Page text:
SEARCH

SEARCH BY CITATION

Abstract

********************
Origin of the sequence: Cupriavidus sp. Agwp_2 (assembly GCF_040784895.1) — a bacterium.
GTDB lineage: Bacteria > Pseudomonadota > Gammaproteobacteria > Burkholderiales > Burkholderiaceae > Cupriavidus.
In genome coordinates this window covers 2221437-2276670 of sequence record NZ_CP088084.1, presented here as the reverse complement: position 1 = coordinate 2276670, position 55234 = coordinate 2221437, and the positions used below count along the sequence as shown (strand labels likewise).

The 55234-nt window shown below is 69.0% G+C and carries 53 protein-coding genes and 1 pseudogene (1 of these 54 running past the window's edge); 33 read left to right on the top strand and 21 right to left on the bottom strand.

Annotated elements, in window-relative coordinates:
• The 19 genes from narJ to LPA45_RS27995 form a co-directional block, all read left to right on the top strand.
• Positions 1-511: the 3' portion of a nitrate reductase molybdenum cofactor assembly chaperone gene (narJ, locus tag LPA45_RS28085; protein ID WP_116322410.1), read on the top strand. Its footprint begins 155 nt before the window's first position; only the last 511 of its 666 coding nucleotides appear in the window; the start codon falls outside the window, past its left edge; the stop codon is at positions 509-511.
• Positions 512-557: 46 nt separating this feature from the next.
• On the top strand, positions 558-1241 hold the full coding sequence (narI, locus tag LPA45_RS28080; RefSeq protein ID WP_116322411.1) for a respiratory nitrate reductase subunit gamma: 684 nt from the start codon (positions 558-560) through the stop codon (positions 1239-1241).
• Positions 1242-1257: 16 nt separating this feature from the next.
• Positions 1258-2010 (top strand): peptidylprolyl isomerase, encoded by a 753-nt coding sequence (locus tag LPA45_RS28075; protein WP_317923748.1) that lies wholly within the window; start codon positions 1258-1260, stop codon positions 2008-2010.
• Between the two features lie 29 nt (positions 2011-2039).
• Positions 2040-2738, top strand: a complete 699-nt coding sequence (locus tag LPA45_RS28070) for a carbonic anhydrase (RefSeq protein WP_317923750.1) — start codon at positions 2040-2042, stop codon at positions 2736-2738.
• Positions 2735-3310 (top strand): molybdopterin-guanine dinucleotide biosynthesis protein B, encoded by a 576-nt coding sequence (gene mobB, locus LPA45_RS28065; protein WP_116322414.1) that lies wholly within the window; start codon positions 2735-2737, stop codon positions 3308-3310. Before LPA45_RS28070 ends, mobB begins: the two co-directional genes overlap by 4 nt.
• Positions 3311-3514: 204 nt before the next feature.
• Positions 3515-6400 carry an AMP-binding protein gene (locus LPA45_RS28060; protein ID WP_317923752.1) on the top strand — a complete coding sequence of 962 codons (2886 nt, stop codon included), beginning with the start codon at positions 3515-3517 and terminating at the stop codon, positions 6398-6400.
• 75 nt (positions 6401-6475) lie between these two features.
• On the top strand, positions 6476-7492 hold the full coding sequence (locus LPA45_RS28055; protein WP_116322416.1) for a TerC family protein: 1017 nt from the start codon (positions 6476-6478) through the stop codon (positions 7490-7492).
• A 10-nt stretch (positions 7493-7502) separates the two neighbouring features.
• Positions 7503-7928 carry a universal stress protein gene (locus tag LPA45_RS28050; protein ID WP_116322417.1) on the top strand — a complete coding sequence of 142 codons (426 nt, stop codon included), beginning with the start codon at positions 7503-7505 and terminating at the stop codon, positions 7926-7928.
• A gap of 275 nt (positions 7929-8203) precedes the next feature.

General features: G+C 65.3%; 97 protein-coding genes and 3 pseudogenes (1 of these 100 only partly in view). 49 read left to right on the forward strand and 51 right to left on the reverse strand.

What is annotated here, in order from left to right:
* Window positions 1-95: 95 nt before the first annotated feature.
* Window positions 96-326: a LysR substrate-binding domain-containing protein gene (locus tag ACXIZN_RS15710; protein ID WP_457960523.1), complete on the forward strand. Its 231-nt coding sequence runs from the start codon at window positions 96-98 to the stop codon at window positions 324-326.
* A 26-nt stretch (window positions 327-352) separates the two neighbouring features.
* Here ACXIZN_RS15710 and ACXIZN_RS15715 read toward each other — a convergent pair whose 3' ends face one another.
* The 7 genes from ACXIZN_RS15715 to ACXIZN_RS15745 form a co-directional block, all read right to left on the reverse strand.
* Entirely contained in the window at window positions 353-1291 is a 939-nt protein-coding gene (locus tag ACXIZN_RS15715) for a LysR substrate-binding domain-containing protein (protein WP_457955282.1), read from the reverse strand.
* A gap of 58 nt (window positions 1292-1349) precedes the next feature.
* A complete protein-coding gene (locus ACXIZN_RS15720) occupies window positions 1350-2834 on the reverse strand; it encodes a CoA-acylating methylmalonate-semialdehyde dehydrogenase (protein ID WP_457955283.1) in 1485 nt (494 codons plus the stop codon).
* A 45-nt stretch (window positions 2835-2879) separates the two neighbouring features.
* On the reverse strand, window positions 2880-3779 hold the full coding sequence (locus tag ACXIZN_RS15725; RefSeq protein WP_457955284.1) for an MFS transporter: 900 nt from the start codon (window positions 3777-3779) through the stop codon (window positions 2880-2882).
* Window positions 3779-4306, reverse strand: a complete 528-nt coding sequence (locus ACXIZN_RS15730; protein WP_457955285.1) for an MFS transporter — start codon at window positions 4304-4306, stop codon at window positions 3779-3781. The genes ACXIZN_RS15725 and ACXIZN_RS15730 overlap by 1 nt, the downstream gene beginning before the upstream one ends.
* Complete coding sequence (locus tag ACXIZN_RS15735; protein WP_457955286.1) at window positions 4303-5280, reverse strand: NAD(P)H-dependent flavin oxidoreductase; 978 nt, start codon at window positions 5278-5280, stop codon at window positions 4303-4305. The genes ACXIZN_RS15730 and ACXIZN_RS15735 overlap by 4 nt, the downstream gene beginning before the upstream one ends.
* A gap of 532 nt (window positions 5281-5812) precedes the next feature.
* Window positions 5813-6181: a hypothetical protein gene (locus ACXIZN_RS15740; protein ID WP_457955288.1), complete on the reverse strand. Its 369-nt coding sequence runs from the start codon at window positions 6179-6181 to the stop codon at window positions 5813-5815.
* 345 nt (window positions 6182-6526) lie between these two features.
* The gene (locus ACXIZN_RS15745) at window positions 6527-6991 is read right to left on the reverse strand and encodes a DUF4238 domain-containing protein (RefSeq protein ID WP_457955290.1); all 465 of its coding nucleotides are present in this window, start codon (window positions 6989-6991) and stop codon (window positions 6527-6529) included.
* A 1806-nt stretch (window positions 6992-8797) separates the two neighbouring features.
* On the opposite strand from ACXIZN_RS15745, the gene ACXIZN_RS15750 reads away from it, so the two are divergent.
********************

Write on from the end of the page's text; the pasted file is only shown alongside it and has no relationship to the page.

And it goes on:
Participants rated the expected accuracy and stability of ascribed traits for ingroup or outgroup targets. Traits were derived from theoretical models distinguishing between the content dimensions of warmth and competence. Positive and negative warmth and competence traits were paired with either Black or White first names, and participants rated the expected trait accuracy and stability. Positive traits were rated as having more accuracy and stability than were negative traits. Warmth traits were rated as having more accuracy and stability than were competence traits. For negative warmth traits, trait accuracy was rated significantly lower for ingroup than for outgroup targets, but no ingroup–outgroup difference was found for positive warmth traits. For both negative warmth and negative competence traits, trait stability was rated lower for ingroup than for outgroup targets, but no ingroup–outgroup differences were found for positive warmth or competence traits. The present findings support the primacy of positive over negative traits and of warmth over competence traits in estimating the accuracy and stability of trait ratings, but also suggest that trait-relevant expectations differ as a function of group membership. Copyright © 2008 John Wiley & Sons, Ltd.